29. M. Mbow, B. M. Larkin, L. Meurs et al., “T-helper 17 cells are associated with pathology in human schistosomiasis,” Journal of Infectious Diseases, vol. 207, no. 1, pp. 186–195, 2013. View at: Publisher Site | Google Scholar
  30. G. Perona-Wright, R. J. Lundie, S. J. Jenkins, L. M. Webb, R. K. Grencis, and A. S. MacDonald, “Concurrent bacterial stimulation alters the function of helminth-activated dendritic cells, resulting in IL-17 induction,” Journal of Immunology, vol. 188, no. 5, pp. 2350–2358, 2012. View at: Publisher Site | Google Scholar
  31. L. E. Bazzone, P. M. Smith, L. I. Rutitzky et al., “Coinfection with the intestinal nematode Heligmosomoides polygyrus markedly reduces hepatic egg-induced immunopathology and proinflammatory cytokines in mouse models of severe schistosomiasis,” Infection and Immunity, vol. 76, no. 11, pp. 5164–5172, 2008. View at: Publisher Site | Google Scholar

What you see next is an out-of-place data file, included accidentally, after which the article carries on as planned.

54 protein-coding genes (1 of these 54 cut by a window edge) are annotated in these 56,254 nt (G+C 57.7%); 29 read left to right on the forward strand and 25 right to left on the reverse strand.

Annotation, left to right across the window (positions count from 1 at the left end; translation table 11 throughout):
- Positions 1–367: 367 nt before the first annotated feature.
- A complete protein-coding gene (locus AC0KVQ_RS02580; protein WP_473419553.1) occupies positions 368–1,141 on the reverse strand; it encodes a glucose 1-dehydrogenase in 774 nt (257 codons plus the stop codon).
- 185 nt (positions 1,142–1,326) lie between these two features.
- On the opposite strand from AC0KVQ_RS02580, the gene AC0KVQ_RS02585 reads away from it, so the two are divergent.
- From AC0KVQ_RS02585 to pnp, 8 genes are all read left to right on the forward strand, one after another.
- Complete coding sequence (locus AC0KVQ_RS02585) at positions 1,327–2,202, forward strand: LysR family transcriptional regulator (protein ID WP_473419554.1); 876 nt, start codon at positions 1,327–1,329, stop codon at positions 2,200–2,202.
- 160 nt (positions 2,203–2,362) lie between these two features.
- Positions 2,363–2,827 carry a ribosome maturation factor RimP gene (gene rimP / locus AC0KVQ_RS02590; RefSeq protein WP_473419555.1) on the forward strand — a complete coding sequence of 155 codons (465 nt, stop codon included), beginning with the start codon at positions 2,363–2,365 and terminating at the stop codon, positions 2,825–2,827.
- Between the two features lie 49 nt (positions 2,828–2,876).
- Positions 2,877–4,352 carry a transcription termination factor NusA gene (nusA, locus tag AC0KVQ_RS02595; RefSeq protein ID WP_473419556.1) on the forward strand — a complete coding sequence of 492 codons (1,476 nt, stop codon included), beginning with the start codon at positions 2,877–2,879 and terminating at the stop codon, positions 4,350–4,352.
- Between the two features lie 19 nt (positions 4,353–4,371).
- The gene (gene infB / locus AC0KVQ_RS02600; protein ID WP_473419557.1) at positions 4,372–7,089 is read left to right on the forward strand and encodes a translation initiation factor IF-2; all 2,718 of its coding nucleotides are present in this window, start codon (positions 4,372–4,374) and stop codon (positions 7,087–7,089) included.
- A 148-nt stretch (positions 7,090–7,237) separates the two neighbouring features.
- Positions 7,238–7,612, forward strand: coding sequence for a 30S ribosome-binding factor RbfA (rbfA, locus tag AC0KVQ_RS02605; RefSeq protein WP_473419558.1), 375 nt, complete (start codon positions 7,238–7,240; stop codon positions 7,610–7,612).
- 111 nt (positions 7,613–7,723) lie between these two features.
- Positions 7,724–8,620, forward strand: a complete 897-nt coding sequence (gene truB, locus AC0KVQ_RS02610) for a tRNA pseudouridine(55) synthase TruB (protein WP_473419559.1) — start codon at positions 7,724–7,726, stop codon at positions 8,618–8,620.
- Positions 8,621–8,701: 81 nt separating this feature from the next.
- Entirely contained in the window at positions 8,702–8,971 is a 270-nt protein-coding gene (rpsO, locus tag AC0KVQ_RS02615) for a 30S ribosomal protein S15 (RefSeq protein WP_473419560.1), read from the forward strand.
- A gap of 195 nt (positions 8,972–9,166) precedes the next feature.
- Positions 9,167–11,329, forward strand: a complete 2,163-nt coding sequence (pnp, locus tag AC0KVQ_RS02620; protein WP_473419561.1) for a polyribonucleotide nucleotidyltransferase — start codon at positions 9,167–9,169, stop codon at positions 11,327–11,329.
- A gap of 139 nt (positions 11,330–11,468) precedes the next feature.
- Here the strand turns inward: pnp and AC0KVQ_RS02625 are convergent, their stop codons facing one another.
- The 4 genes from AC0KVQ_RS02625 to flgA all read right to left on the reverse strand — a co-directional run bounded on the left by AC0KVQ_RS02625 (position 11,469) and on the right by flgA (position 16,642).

32. S. H. Appel, D. R. Beers, and J. S. Henkel, “T cell-microglial dialogue in Parkinson's disease and amyotrophic lateral sclerosis: are we listening?” Trends in Immunology, vol. 31, no. 1, pp. 7–17, 2010. View at: Publisher Site | Google Scholar
  33. T. Philips and W. Robberecht, “Neuroinflammation in amyotrophic lateral sclerosis: Role of glial activation in motor neuron disease,” The Lancet Neurology, vol. 10, no. 3, pp. 253–263, 2011. View at: Publisher Site | Google Scholar
  34. S. H. Appel, W. Zhao, D. R. Beers, and J. S. Henkel, “The microglial-motoneuron dialogue in ALS,” Acta Myologica, vol. 30, no. 1, pp. 4–8, 2011. View at: Google Scholar
  35. S. Zhu and Y. Qian, “IL-17/IL-17 receptor system in autoimmune disease: mechanisms and therapeutic potential,” Clinical Science, vol. 122, no. 11, pp. 487–511, 2012. View at: Publisher Site | Google Scholar